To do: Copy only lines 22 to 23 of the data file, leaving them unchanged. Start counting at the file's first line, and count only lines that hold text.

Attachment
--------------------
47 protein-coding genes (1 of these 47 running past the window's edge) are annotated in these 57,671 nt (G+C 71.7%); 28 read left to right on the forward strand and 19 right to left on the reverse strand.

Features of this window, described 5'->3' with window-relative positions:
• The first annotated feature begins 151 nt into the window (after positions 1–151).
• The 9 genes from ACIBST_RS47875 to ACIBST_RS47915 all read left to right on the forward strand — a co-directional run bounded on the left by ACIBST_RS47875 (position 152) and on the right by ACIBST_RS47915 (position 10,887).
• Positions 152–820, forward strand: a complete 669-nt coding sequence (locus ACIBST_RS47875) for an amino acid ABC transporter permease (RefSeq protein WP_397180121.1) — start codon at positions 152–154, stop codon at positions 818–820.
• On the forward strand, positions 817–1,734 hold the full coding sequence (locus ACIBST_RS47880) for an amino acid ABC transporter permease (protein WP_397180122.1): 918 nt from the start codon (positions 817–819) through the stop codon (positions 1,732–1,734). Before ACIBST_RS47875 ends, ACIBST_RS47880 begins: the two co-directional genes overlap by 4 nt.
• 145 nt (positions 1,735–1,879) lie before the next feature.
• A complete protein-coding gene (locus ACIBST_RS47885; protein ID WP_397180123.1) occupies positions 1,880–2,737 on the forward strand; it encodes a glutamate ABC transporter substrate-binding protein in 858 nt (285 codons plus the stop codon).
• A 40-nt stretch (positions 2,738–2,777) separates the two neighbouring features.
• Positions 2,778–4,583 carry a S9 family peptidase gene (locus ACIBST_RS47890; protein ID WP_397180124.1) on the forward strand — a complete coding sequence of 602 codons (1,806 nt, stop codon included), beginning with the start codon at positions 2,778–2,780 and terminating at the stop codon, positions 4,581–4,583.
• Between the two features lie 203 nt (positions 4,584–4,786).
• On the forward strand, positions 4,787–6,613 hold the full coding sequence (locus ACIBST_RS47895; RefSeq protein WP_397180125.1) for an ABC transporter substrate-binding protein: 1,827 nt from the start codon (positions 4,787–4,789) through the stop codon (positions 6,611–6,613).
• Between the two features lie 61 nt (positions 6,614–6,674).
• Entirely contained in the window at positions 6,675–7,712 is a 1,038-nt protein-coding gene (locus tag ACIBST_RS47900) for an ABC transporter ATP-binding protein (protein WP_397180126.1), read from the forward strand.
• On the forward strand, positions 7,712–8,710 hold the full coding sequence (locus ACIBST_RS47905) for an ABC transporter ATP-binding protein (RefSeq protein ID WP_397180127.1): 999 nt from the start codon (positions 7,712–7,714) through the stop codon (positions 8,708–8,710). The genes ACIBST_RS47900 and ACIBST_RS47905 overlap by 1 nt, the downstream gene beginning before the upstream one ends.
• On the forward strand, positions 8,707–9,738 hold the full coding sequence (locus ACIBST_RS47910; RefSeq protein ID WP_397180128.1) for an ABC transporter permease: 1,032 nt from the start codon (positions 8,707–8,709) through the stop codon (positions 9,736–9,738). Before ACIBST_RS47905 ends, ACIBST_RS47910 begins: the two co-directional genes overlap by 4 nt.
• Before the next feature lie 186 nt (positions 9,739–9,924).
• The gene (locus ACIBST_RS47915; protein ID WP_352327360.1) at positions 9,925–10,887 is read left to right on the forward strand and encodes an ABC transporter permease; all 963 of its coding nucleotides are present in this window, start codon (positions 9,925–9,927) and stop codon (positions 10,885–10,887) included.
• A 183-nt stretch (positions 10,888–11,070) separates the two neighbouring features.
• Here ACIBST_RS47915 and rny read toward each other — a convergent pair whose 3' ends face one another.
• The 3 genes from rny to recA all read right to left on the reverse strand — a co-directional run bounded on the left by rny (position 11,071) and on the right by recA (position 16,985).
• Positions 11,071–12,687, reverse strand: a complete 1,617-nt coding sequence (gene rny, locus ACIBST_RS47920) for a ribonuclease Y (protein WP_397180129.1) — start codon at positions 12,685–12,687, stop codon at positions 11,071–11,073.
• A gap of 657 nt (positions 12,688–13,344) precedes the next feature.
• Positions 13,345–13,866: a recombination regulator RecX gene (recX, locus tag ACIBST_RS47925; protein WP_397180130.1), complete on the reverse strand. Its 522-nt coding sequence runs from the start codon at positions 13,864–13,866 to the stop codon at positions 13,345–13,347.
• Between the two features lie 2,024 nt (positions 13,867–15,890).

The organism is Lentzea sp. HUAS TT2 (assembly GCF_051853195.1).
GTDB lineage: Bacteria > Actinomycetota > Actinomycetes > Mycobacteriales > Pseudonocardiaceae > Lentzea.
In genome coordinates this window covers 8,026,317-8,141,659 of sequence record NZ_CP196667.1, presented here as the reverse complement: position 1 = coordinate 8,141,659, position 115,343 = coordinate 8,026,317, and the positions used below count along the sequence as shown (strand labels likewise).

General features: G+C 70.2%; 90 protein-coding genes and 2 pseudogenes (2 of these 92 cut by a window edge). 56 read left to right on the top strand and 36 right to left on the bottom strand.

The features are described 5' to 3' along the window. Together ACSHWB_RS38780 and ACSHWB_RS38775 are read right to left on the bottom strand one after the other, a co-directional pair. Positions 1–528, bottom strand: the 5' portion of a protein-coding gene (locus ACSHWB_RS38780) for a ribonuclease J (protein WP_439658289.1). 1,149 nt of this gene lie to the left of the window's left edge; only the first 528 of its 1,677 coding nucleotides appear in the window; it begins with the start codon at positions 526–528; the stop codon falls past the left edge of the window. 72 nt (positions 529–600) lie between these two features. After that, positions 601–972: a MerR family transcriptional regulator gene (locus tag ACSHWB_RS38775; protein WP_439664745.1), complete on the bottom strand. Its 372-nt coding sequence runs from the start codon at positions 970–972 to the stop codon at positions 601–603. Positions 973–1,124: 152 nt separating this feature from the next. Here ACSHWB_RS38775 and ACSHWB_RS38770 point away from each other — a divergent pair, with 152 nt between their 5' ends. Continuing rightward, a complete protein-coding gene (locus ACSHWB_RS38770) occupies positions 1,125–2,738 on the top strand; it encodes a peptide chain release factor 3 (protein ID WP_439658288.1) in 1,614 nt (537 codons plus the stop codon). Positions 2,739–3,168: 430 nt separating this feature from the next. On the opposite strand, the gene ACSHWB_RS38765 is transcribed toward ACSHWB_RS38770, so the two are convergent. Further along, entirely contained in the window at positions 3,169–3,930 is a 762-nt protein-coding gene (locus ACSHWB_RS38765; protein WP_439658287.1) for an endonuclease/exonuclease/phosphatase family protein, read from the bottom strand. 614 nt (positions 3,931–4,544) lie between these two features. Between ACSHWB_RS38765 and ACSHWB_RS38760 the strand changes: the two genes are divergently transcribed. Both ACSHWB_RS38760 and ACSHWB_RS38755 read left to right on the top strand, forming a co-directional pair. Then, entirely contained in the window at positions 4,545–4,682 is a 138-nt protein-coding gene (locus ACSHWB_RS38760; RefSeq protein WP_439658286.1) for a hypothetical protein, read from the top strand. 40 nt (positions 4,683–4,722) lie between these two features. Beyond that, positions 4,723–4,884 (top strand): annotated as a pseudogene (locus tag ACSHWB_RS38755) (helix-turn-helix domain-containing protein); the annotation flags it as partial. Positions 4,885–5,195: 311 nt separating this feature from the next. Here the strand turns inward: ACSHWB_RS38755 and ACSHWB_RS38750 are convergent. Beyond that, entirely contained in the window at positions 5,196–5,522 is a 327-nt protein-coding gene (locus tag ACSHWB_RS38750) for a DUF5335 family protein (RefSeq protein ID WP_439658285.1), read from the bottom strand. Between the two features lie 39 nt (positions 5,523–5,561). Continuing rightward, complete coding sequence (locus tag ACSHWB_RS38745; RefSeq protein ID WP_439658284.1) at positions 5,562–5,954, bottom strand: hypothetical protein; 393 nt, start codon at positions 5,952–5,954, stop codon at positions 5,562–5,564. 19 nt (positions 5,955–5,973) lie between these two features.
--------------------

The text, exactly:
• Positions 11,071–12,687, reverse strand: a complete 1,617-nt coding sequence (gene rny, locus ACIBST_RS47920) for a ribonuclease Y (protein WP_397180129.1) — start codon at positions 12,685–12,687, stop codon at positions 11,071–11,073.
• A gap of 657 nt (positions 12,688–13,344) precedes the next feature.